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Eco-friendly bio-fuel from algae

A team of scientists at the Fisheries College and Research Institute (FCRI) at Tuticorin has successfully extracted bio-fuel from marine micro algae.

The extraction of bio-fuel by standardising the research procedure from marine micro algae was a major breakthrough and the FCRI planned to develop an industrial model for mass production of the bio-fuel from marine micro algae.

The marine micro algae, isolated from sea water, was first cultivated under autotrophic and heterotrophic culture systems using transestrification method, a process of conversion of an organic “acidester” into another “ester” of the same acid. The method involved catalysed chemical reaction on micro algal oil.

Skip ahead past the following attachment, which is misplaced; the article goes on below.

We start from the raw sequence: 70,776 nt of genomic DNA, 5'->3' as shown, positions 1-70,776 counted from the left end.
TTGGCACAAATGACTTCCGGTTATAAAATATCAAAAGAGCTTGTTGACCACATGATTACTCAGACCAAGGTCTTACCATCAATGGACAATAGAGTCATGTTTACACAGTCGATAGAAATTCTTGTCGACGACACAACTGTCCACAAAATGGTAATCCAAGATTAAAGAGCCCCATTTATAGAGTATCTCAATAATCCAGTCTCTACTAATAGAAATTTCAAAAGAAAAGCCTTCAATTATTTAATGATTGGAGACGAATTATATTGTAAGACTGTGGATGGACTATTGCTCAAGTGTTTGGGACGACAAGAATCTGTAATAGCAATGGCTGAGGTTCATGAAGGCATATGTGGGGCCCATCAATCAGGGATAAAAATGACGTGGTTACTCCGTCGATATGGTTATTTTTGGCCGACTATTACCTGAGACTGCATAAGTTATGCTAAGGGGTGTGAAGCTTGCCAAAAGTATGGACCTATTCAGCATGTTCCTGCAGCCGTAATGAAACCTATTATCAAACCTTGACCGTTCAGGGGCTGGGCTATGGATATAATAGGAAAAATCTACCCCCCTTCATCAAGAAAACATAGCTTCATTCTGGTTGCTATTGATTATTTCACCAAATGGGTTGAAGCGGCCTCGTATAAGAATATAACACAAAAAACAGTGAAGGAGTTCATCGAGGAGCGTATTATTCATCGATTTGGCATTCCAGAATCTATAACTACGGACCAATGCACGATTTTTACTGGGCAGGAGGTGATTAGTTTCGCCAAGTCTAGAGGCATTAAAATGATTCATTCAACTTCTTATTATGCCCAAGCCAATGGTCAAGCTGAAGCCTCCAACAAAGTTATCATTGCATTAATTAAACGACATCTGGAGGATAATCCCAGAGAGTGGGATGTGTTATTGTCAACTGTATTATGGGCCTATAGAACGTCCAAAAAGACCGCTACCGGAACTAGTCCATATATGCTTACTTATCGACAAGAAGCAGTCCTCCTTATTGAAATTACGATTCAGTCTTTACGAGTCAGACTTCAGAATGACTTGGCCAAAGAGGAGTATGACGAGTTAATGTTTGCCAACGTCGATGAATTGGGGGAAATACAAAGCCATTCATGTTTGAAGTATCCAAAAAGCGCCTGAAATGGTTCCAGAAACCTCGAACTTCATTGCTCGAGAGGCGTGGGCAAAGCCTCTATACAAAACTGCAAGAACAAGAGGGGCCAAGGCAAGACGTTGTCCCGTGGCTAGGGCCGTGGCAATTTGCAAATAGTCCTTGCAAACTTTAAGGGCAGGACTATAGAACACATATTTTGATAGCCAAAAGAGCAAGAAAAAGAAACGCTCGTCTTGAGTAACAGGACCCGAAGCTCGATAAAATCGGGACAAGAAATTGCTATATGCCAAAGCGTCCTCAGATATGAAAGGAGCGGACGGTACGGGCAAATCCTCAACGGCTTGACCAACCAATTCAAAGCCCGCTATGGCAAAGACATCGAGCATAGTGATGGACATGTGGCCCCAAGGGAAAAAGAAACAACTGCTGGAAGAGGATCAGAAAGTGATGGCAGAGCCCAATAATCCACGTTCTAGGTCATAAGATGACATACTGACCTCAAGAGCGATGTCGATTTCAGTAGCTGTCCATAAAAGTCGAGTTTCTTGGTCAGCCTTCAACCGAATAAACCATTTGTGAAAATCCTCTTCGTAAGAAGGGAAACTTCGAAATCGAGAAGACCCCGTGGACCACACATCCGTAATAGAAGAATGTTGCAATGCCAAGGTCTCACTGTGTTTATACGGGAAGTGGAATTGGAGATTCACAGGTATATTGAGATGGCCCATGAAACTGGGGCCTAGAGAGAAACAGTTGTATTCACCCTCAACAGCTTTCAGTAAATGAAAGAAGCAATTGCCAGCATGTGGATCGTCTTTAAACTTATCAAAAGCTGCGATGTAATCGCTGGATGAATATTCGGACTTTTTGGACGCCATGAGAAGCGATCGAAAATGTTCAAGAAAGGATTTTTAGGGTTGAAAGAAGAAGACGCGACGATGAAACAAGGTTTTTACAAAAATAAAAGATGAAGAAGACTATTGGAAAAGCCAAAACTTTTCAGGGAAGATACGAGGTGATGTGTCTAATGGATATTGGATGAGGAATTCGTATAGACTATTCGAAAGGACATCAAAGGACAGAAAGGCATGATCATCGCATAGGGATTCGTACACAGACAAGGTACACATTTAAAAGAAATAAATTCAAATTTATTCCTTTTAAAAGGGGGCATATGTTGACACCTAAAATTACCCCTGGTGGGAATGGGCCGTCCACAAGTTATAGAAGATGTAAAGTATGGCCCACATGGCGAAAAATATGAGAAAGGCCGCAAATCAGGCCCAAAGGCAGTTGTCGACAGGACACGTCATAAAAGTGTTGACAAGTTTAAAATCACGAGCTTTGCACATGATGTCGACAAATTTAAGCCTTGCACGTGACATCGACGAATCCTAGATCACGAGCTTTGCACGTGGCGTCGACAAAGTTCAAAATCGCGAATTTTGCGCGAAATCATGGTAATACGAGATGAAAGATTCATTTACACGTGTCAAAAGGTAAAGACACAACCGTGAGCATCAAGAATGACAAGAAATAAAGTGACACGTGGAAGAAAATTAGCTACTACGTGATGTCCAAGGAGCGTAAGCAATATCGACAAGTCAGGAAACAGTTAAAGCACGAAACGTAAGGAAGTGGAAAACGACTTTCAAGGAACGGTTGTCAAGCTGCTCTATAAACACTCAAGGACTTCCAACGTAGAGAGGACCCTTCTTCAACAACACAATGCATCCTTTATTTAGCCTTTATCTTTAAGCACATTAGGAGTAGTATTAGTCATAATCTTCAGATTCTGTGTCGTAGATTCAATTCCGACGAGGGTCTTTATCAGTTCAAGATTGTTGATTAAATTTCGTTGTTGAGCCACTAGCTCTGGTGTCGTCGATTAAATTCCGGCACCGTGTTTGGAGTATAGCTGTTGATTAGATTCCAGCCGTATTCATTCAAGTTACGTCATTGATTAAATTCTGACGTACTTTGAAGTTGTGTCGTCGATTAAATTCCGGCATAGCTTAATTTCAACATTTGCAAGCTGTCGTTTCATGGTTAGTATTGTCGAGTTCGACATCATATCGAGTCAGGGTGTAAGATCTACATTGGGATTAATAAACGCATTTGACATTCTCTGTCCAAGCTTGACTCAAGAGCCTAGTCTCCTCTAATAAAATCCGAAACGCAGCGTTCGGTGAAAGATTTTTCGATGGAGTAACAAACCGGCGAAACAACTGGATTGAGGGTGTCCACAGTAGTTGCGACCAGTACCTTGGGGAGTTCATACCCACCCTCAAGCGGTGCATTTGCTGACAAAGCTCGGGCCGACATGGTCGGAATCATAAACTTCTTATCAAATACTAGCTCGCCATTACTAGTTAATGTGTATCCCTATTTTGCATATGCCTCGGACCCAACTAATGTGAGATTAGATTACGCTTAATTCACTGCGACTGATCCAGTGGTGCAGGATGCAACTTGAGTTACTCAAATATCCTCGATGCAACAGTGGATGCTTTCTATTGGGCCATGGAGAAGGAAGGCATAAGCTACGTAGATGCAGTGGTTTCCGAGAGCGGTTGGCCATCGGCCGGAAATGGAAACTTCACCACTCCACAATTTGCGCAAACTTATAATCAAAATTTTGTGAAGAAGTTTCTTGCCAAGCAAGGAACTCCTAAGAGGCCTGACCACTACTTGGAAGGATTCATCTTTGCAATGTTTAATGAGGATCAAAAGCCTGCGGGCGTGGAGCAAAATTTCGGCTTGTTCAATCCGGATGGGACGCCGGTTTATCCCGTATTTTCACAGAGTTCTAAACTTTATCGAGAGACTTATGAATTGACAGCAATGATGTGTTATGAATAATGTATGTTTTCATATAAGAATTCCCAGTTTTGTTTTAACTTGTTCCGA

In autotrophic system, the algae were grown in a standardised culture medium. The mass culture was achieved by transferring algal broth culture to larger tanks. Under heterotrophic conditions, mass culture algae was performed in a bioreactor of 3.1 litre capacity under controlled state to achieve high lipid accumulation.

Micro algal cells harvested from culture solution were pulverised and bio-lipid oil was extracted with suitable solvents. A standard reaction mixture consisting oil and methanol concentrate was then heated for a specific period and transferred to a tailor-made funnel where the bio-fuel was separated, the institute Dean V K Venkataramani said.

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